Alistair Darling’s make-believe Budget
Even by New Labour standards, yesterday’s Budget was an unusually disturbing attempt by our leaders to evade economic responsibility.
The only resemblance that yesterday’s annual UK Budget had to previous Budgets was the tattered red briefcase that Chancellor Alistair Darling held up for his photo-shoot.
Since the first red case was made for Gladstone in the 1860s, Budget Day has been an important fixture in the British political calendar. Yes, it always had something of a ritualistic quality about it, but in most cases it was a ritual that really mattered. That was then.
With one fell swoop, Darling has succeeded in turning this annual ritual inside out. He denuded Budget Day of any meaning as he went through the motions of make-believe Budget-making. Some commentators have described it as a ‘fantasy Budget’. In the sense that fantasy involves a flight of fancy unrestrained by reality, they are right. But in the sense of fantasy involving some imaginative thinking, describing Darling’s Budget in this way gives the term fantasy a bad name.
Even by the low standards of contemporary public life, the Budget was an unusually disturbing example of responsibility evasion. It is based on calculations and projections that were cobbled together to avoid facing reality. Darling’s prediction of a recovery in economic growth of 1.25 per cent next year, along with his assessment of the scale of Britain’s economic decline, lacked plausibility.
He wasn’t so much making predictions as making a plea – a plea to avoid having to face up to the difficult challenges that lie ahead. Like the flustered child caught red-handed, Darling’s message to the public is: ‘It wasn’t me!’
Up to a point, Darling has successfully got sections of the political class and the media to buy into his fantasy document. For example, many have interpreted the new 50 per cent upper tax rate – for those who earn over £150,000 – as a significant political development. According to the Guardian, it represents a ‘return to class politics’. The Daily Telegraph described it as ‘class war’.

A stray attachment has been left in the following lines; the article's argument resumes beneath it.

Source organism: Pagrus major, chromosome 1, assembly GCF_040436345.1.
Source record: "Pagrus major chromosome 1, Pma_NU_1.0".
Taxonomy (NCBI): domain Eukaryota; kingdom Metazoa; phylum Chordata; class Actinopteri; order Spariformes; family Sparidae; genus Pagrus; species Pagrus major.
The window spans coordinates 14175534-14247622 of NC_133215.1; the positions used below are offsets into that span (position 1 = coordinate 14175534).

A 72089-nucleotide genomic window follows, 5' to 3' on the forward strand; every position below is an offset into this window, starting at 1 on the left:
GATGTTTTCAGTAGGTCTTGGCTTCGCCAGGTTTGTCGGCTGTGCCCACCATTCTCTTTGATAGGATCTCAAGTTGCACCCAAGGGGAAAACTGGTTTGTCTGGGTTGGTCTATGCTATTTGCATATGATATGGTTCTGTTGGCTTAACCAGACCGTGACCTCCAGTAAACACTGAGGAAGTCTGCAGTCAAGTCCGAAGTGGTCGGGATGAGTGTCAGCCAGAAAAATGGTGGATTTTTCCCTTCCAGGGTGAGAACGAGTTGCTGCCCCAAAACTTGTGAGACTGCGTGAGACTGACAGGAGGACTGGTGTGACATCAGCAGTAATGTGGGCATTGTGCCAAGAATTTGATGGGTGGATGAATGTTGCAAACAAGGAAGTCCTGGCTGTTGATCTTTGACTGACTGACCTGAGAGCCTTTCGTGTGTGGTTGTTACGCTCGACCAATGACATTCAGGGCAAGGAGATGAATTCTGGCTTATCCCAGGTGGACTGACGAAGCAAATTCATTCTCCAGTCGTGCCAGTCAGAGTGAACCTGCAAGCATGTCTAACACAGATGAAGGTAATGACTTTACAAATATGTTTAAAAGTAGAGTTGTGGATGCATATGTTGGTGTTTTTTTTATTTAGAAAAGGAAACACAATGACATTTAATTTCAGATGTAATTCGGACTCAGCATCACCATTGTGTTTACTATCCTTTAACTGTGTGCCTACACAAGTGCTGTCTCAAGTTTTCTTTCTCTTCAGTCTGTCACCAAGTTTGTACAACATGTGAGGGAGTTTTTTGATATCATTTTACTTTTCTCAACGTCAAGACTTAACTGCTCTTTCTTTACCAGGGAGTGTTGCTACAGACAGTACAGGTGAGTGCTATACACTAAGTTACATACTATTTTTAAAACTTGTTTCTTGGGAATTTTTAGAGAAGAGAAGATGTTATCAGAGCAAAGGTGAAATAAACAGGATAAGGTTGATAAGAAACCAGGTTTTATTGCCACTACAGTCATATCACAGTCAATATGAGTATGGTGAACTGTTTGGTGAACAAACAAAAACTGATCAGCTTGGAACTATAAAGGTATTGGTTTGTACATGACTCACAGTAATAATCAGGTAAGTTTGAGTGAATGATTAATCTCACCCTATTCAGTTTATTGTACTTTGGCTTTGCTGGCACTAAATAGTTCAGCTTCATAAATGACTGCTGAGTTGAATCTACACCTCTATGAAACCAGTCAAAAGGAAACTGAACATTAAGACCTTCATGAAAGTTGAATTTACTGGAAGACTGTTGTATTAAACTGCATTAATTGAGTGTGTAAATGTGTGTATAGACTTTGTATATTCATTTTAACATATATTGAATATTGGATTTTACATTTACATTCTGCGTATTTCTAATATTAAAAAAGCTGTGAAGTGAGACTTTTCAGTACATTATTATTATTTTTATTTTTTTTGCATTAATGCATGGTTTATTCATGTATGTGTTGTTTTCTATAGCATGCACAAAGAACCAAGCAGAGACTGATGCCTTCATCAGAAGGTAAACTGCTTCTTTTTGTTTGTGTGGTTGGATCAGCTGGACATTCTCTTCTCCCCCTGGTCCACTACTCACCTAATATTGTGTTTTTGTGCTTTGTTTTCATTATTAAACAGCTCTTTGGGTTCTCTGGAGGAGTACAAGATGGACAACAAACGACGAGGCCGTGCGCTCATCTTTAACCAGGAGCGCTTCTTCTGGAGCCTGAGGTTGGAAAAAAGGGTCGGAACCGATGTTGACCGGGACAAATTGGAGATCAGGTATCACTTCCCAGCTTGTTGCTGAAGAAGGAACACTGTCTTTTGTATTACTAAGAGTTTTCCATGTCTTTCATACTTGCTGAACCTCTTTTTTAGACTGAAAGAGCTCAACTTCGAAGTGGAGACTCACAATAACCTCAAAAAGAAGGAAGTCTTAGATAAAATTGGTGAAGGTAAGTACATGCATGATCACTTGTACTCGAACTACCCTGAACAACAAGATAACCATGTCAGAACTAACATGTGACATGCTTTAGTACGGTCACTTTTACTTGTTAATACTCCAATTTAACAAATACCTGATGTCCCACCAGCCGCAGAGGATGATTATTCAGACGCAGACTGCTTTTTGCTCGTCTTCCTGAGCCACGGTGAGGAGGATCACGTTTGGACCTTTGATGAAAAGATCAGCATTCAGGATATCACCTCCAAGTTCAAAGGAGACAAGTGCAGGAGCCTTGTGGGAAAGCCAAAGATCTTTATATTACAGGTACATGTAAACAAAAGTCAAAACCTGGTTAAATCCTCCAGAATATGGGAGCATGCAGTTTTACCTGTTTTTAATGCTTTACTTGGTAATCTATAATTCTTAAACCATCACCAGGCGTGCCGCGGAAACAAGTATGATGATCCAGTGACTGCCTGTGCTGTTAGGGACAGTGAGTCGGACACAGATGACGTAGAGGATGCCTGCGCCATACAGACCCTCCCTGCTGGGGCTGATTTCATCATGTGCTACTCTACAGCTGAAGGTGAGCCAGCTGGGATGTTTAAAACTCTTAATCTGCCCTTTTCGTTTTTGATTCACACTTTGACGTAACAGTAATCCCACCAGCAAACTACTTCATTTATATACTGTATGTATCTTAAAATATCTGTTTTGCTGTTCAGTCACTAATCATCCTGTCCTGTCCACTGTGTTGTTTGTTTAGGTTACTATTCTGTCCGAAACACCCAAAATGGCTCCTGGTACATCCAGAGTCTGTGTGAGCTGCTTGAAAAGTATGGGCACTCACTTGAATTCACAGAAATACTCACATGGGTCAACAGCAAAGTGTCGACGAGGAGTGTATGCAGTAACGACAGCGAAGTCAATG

In truth, this populist gesture of ‘taxing the rich’ is simply a feeble attempt to hold on to Labour’s disintegrating core vote. As everyone knows, or at least should know, the 50 per cent upper tax rate has only a symbolic significance. It will make little difference to the public purse. Nor will it have a significant material impact on the wealthy, who already are quite formidably skilled in the art of tax avoidance. All that this new tax shows is that, in Darling’s Budget, the desire to score a good Public Relations hit overrides any commitment to sound economic thinking.
The debate around the Budget indicates that Britain is not yet in a position to have a serious discussion about the current economic crisis. Why don’t we admit that there will be no real recovery next year, or that unemployment might rise higher than three million? The Budget discussion also shows that the current generation of political leaders have little experience of policymaking during times of economic crisis. Sadly, far too much of the discussion has been focused on the question of when the economy is likely to recover and by how much. It’s difficult to avoid the conclusion that many policymakers are fatalistically searching for those elusive green shoots and waiting for the recovery to put everything right.
This sentiment is based on the hope that economic recovery will spare the government from having to make some very difficult and potentially unpopular decisions in the here and now. It is this sentiment – this policy-lite, responsibility-evading desire to put off the serious discussion and the serious decision-making – that encouraged Darling to come up with a Budget-in-waiting rather than the real thing.
Mick Hume saw last year’s budget as a cheap excuse for politics, and described Gordon Brown as a very ‘little Stalin’. Rob Killick looked at what’s in store for the British economy and set out a three-point agenda of what the G20 – and the rest of us – should be debating. Or read more at spiked issue Economy.
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